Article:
Critics often blame Dickens for developing Oliver as a passive character who, despite his one dynamic action of running away to London, is acted upon by other characters instead of taking action on his own by his own volition. Three arguments can be made in opposition to this criticism of Oliver's passivity:
- Other characters use of force upon Oliver.
- His oppressive workhouse background engendered timidity, fearfulness and passivity; dynamic action was driven out.
- Dickens' thesis is that inherent goodness survives in the face of raging adversity.
Oliver wants to take action but is prevented by others forcibly acting upon him. Early instances in which others use force are when the Artful Dodger grabs his arm to take Oliver to Fagin's "house near Field Lane"; when Fagin compels him to drink a "glass of hot gin-and-water" to render him unconscious and unlikely to flee; and when he is cast out of the magistrate's office and left to "lay on his back on the pavement ... his face a deadly white."
Little Oliver Twist lay on his back on the pavement, with his shirt unbuttoned, and his temples bathed with water; his face a deadly white; and a cold tremble convulsing his whole frame.
Oliver does act on his own behalf albeit in quiet, subtle ways that are not obvious though in keeping with his orphaned, workhouse upbringing that rendered him a passive dependent. An example of quiet, subtle activity that miscarries is when Oliver resolves to run away from Dodger. His resolve is broken when Dodger grabs his arm to take him in to Fagin.
Oliver was just considering whether he hadn't better run away, when ... [h]is conductor, catching him by the arm, pushed open the door ...
Another example is when little Dick, after telling Oliver that he is dying, insists Oliver not stop on his trek to London for fear he will be captured. Oliver insists that he will stay to say good-bye and that they will meet again.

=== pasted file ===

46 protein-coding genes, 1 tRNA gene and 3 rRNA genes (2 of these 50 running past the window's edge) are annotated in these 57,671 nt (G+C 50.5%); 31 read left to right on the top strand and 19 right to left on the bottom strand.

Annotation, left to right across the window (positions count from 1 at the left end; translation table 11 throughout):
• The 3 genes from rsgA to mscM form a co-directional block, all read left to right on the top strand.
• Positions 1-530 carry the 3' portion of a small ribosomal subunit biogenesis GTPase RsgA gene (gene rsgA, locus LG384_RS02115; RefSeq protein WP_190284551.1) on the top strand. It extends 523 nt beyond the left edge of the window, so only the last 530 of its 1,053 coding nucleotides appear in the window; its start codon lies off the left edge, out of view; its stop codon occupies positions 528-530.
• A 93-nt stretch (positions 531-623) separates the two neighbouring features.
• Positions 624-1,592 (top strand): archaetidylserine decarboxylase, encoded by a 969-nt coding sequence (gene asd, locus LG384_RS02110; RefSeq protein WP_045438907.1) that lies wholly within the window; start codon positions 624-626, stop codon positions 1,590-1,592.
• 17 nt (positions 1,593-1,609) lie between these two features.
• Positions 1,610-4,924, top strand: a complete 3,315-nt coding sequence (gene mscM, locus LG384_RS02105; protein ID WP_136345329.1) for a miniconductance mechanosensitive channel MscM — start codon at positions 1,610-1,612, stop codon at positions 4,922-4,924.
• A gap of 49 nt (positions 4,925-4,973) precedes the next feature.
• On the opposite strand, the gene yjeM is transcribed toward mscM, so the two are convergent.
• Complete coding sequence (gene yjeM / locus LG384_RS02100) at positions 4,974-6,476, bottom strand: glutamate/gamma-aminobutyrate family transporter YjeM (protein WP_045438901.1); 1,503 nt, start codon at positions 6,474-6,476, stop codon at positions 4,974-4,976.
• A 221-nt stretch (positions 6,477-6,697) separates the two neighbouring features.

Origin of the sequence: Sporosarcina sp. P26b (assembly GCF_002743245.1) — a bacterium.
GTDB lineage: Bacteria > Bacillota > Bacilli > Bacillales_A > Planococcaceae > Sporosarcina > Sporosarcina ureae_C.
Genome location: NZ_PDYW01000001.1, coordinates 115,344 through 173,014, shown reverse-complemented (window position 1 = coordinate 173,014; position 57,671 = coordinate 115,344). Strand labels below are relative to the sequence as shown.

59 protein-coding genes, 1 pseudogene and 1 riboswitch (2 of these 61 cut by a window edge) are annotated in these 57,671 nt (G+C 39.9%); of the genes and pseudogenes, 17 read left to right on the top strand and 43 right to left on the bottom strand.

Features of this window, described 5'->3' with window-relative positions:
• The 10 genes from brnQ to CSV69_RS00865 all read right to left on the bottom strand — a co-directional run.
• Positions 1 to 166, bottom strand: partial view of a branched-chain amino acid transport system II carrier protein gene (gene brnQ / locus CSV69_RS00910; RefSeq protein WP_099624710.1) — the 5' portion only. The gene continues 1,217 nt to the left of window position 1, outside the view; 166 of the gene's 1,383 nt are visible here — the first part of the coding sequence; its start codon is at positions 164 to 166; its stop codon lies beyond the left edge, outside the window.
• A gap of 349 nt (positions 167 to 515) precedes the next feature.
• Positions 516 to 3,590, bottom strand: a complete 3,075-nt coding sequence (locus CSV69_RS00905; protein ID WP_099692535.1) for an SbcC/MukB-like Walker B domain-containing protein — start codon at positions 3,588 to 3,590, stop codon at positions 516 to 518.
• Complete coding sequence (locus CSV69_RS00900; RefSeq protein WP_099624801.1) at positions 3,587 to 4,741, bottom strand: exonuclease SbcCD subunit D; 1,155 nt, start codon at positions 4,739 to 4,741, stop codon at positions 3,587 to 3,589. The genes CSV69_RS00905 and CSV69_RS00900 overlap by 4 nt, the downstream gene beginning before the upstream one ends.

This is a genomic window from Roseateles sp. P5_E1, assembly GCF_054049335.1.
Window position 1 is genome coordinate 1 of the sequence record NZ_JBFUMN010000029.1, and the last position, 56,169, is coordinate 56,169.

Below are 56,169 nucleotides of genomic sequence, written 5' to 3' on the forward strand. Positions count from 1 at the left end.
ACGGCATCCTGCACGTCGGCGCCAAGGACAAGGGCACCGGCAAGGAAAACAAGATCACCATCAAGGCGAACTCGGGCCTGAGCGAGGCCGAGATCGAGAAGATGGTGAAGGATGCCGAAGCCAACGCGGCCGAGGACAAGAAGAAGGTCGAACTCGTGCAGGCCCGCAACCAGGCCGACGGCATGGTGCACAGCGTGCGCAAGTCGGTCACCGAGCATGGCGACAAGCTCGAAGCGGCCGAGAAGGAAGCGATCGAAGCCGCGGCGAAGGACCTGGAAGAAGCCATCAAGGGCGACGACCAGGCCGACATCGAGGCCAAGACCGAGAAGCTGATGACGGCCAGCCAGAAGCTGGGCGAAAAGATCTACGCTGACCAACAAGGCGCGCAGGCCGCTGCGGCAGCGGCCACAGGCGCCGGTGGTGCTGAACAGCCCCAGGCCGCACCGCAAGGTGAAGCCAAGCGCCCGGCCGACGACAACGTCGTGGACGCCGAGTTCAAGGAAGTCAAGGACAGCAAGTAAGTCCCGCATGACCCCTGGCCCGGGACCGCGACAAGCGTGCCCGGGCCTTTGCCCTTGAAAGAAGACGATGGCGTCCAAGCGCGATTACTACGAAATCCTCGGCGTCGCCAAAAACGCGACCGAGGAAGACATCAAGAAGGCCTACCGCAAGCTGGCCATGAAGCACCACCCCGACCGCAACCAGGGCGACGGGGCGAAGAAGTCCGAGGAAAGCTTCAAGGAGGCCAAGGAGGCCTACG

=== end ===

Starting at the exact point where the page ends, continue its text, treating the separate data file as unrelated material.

'You musn't say you saw me, Dick,' said Oliver. 'I am running away. ... How pale you are!' 'I heard the doctor tell them I was dying,' replied the child .... 'I am very glad to see you, dear; but don't stop, don't stop!' 'Yes, yes, I will, to say good-b'ye to you,' replied Oliver. 'I shall see you again, Dick. I know I shall!'
Oliver's passive reactions are part of Dickens' thesis point: Circumstances toss and blow orphans and other children about, yet, for the fortunate few, the inherent goodness they possess, which they've inherited, remains intact. While arguments can be made against Dickens' thesis, he proves his point through the forces that act upon a passive Oliver, thus explaining Oliver's passivity.
If the criticism still stands in light of these arguments, it has to be concluded that Dickens failed to prove his thesis; he failed to make his point that goodness remains in tact no matter what evil and hostility the winds of life blow over the soul, mind and body of an inherently good child.
It may also be said that an Oliver who is dynamic and active would be an unrealistic character after having been raised as an orphan in workhouses where caretakers believed in a social remedy requiring starvation joined to extreme punishment. This Oliver, still a smallish, timid, quiet boy but not passive, would be a character who could not possibly have arisen from such circumstances. It seems, then, the arguments opposing the criticism of Oliver as a passive character present a stronger case than the criticism itself does.